Breaking the Call of Duty: Help for Everyone

Annualized games are almost always low-effort cash grabs designed to separate a fool from his money. For the most part, annualized franchises get stale pretty quickly, and while they may have been able to take a pretty lucrative position on the initial wave of success, their thrones are almost always sitting in the sand superior. Ultimately, annualized games almost always fail, but somehow Call of Duty bucks that trend year after year. Call of Duty’s long annual release cycle was starting to tire out the game, and all three of the designated CoD development studios were going all out. The series has reached a point where less is more, and while it has been the right time for a shift to a semi-annual release schedule for years, Microsoft’s acquisition of Activision may finally make that shift financially viable.

The current development cycle for the Call of Duty franchise is spread across three major studios, each producing a new game every three years. This three-year three-studio cycle resulted in a stifling and unimaginative series of games.Ironically, the only signs of ingenuity and enthusiasm over the past few years have come from the past: in 2017, when Sledgehammer unapologetically retro Call of Duty WW2and in 2019 with modern war reboot. As is, the series cycled through Infinity Ward, Treyarch, and Sledgehammer. To improve the Call of Duty franchise, Microsoft will have to fundamentally rethink how future CoD games are developed and distributed. By dismantling Sledgehammer and allowing the development team to be equally absorbed by Infinity Ward and Treyarch, the series will be free to enter a semi-annual release cycle, allowing each game to spend the same amount of time in the oven and significantly increasing post-launch time from a larger and more focused Team support. But the only way that Call of Duty can break away from annualization is financially viable, which also happens to be Xbox’s biggest game right now, Game Pass.

Great developers make great games, but while raw talent almost never equals quality of life, quality of life often morphs into talent. At the heart of every game is the developer, and happy and healthy developers are more likely to produce high-quality games. By disbanding Sledgehammer and moving to a semi-annual release schedule, the remaining two development studios will handle less work while significantly increasing the workforce. Intuitively, a larger development team putting out half of the games is bad for the business, but given the physical and mental health of the teams developing the aforementioned games, the Game Pass model could support a quality over quantity approach. Disbanding the Sledgehammer game will not only benefit the development team by reducing stress by increasing the workforce, but it will also give developers more freedom to try out new ideas, making each subsequent game more innovative. In addition to each entry being higher quality and more innovative, the team will be allocated an additional year to support the latest version. So, for a full year, the team can focus on balancing changes and post-launch content.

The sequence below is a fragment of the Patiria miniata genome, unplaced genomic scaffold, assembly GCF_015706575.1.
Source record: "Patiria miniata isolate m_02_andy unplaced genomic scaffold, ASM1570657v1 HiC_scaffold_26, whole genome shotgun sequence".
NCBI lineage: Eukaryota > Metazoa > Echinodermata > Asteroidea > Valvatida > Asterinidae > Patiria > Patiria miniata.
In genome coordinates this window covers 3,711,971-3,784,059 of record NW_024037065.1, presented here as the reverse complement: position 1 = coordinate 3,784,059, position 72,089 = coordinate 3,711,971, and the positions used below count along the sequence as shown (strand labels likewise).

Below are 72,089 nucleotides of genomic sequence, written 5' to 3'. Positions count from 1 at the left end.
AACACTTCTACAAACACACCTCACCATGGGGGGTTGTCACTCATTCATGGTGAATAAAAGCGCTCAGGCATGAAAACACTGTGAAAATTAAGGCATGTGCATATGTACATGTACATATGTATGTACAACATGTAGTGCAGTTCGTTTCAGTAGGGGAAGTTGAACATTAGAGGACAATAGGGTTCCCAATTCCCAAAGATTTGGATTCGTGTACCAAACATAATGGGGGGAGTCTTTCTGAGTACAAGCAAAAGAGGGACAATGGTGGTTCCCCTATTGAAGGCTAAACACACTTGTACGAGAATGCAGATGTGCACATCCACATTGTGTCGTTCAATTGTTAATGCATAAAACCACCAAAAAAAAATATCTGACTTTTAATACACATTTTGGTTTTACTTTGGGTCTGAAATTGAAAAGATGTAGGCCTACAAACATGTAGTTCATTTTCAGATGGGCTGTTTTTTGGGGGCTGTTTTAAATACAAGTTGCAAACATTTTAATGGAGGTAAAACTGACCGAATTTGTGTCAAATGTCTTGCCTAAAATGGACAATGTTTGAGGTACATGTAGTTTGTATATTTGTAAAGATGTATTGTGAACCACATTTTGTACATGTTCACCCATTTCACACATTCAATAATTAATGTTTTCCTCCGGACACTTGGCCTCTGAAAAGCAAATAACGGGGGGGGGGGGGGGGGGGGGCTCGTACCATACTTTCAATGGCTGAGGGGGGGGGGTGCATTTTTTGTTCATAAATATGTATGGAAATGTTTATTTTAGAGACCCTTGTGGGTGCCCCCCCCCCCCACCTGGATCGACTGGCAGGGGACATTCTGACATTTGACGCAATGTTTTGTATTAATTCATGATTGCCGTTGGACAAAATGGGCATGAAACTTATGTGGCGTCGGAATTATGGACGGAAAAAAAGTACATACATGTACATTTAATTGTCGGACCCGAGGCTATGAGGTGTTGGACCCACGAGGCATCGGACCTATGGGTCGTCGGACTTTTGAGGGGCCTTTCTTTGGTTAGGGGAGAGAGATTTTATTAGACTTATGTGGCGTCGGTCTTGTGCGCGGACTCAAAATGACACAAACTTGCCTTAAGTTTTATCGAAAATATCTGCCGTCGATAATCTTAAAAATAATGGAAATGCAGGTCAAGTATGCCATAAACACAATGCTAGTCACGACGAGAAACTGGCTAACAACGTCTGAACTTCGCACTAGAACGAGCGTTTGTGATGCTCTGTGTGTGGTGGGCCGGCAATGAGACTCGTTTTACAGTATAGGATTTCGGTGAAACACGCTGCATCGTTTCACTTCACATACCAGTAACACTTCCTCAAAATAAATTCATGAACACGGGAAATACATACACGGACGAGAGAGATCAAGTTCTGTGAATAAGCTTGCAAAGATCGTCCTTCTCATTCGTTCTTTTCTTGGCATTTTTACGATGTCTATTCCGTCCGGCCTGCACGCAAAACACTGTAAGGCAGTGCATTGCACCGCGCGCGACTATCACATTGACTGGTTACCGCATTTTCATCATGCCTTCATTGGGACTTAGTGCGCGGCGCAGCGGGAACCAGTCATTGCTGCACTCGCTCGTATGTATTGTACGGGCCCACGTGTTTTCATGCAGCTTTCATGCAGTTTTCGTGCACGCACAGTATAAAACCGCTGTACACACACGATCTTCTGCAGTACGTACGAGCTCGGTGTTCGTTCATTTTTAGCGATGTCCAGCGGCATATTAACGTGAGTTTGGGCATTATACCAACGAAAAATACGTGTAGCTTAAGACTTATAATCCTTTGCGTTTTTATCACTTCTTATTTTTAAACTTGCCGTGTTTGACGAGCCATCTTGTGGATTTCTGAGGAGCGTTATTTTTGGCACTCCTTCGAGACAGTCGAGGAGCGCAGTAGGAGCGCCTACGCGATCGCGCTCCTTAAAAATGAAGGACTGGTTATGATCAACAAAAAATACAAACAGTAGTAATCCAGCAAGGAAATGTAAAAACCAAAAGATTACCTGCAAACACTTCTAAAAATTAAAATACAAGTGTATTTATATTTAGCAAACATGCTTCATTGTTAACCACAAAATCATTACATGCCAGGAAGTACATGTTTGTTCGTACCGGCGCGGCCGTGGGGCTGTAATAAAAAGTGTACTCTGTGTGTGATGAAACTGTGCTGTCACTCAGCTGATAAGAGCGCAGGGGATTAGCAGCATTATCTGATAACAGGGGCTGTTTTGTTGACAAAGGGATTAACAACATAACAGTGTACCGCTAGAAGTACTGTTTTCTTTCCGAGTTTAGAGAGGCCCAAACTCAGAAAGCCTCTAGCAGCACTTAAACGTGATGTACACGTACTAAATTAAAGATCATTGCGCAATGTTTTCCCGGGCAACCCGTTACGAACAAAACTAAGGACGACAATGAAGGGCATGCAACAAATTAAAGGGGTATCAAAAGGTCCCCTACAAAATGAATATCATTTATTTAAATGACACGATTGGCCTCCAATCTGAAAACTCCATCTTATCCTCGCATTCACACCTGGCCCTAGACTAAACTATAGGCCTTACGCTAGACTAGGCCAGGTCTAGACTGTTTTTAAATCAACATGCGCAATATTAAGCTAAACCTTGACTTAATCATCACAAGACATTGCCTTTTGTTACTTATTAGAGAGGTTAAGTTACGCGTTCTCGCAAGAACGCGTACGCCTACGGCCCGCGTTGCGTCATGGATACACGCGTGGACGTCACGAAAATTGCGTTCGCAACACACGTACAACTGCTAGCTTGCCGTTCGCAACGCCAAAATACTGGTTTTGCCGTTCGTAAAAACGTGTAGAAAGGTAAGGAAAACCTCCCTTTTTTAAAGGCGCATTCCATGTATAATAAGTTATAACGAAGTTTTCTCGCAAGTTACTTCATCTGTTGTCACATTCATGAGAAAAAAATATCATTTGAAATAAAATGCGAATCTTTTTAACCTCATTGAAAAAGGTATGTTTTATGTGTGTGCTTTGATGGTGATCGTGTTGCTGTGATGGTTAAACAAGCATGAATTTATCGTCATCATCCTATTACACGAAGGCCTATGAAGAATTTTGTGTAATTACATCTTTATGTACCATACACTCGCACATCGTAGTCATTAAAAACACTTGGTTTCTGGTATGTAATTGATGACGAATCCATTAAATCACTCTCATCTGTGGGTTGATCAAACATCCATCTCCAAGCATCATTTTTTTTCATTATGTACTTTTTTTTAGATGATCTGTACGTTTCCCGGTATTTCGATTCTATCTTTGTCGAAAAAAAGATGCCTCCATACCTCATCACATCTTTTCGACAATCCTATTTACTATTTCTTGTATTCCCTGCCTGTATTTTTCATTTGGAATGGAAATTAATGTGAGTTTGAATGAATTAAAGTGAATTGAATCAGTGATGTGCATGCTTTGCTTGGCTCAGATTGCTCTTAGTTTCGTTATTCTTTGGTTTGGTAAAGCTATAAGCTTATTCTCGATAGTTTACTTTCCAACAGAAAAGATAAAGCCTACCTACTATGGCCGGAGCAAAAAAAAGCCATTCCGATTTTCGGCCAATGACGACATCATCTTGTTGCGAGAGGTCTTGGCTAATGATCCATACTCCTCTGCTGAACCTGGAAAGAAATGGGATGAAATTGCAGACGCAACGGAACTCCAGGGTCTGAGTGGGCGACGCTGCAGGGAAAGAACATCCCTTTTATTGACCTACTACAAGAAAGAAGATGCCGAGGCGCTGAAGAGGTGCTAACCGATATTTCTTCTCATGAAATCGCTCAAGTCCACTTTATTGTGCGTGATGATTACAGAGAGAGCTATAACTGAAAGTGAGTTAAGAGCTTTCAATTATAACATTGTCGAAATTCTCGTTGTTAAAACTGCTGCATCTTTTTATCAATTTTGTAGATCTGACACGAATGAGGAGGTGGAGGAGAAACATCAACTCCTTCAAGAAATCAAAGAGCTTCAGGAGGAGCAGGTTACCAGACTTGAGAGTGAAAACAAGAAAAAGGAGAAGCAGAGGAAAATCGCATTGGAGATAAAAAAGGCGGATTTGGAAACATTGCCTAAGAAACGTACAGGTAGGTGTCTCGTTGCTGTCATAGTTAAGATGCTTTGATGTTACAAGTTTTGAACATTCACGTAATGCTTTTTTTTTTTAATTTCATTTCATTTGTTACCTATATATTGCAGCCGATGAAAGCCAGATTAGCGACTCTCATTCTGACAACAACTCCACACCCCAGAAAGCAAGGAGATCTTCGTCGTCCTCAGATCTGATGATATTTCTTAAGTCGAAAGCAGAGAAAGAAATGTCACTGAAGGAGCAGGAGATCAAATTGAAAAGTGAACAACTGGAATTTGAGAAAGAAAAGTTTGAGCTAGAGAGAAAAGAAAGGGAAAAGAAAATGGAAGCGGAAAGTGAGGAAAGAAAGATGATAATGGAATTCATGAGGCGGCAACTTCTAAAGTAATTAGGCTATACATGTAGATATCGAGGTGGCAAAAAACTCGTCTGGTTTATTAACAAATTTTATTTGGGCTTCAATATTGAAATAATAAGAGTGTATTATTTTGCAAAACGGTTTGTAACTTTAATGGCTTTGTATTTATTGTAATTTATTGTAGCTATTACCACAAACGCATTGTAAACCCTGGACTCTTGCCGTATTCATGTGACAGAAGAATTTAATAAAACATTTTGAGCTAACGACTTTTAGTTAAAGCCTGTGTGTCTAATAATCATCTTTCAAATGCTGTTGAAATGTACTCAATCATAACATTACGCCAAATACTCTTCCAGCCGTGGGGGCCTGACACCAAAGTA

For example, Infinity Ward is currently wrapping up development Modern Warfare 2. In the proposed system, they would be near the end of the third year of the four-year cycle.when Modern Warfare 2 The release of Infinity Ward will begin the fourth year of a four-year cycle.If a four-year cycle is adopted, the fourth year will be spent on tinkering and balancing the game to optimize the multiplayer experience, while also developing post-launch content, which will be released as the latest CoD game within two years. So, Fall 2022 to 2023 This fall will be Infinity Ward’s fourth year, and in the fall of 2023, they’ll be able to get the majority of the team to work, whether or not the next title will leave a backbone to maintain Modern Warfare 2 And the loop will repeat.

The role that publishers will play in the restructuring and revitalization of the Call of Duty franchise is key. Assuming Microsoft’s ongoing acquisition is approved, all future Call of Duty games will presumably launch on Gamepass on day one. Microsoft has the unique ability to refine and improve the Call of Duty formula by monetizing each individual game more efficiently. Despite what a more dedicated gaming audience might think, there are still a large number of gamers who buy consoles every year for the sole purpose of playing Call of Duty. Adding Call of Duty to Gamepass essentially makes the game most accessible on the Xbox platform, which naturally leads to the largest player base playing on the Xbox. Because such a large player base will be playing on Xbox, those who buy a console just to play Call of Duty will be drawn to Xbox and Gamepass. When released in November 2021, call of duty pioneer The Standard Edition is $60, the Cross-Generation Bundle is $70, and the Ultimate Edition is $100. If all post-launch content was included in Gamepass, and Call of Duty engagement could stay at $15 per month for two years, you might get $360 per game instead of $360 per game in both games The final version of the model is $200. The time frame in the existing annualized model. of duty pioneer